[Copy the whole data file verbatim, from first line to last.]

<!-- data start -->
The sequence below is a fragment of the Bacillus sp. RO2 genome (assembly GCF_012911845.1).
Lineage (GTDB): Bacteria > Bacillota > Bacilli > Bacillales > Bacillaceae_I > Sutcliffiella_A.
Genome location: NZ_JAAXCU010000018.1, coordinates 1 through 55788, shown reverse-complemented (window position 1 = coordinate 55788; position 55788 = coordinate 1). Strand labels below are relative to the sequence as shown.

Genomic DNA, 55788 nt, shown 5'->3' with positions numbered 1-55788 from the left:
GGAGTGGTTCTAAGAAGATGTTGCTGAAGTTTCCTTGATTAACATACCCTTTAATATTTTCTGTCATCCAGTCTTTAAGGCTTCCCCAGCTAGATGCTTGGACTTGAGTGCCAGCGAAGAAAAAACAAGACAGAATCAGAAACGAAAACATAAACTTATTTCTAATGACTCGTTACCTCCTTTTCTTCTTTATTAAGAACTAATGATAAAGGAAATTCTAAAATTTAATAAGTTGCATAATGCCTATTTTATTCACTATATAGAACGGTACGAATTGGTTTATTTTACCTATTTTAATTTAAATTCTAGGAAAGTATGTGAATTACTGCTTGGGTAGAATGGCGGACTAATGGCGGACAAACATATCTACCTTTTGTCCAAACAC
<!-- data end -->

The sequence below is a fragment of the Bacillus sp. RO2 genome (assembly GCF_012911845.1).
Lineage (GTDB): Bacteria > Bacillota > Bacilli > Bacillales > Bacillaceae_I > Sutcliffiella_A.
Genome location: NZ_JAAXCU010000018.1, coordinates 1 through 55788, shown reverse-complemented (window position 1 = coordinate 55788; position 55788 = coordinate 1). Strand labels below are relative to the sequence as shown.

Genomic DNA, 55788 nt, shown 5'->3' with positions numbered 1-55788 from the left:
GGAGTGGTTCTAAGAAGATGTTGCTGAAGTTTCCTTGATTAACATACCCTTTAATATTTTCTGTCATCCAGTCTTTAAGGCTTCCCCAGCTAGATGCTTGGACTTGAGTGCCAGCGAAGAAAAAACAAGACAGAATCAGAAACGAAAACATAAACTTATTTCTAATGACTCGTTACCTCCTTTTCTTCTTTATTAAGAACTAATGATAAAGGAAATTCTAAAATTTAATAAGTTGCATAATGCCTATTTTATTCACTATATAGAACGGTACGAATTGGTTTATTTTACCTATTTTAATTTAAATTCTAGGAAAGTATGTGAATTACTGCTTGGGTAGAATGGCGGACTAATGGCGGACAAACATATCTACCTTTTGTCCAAACAC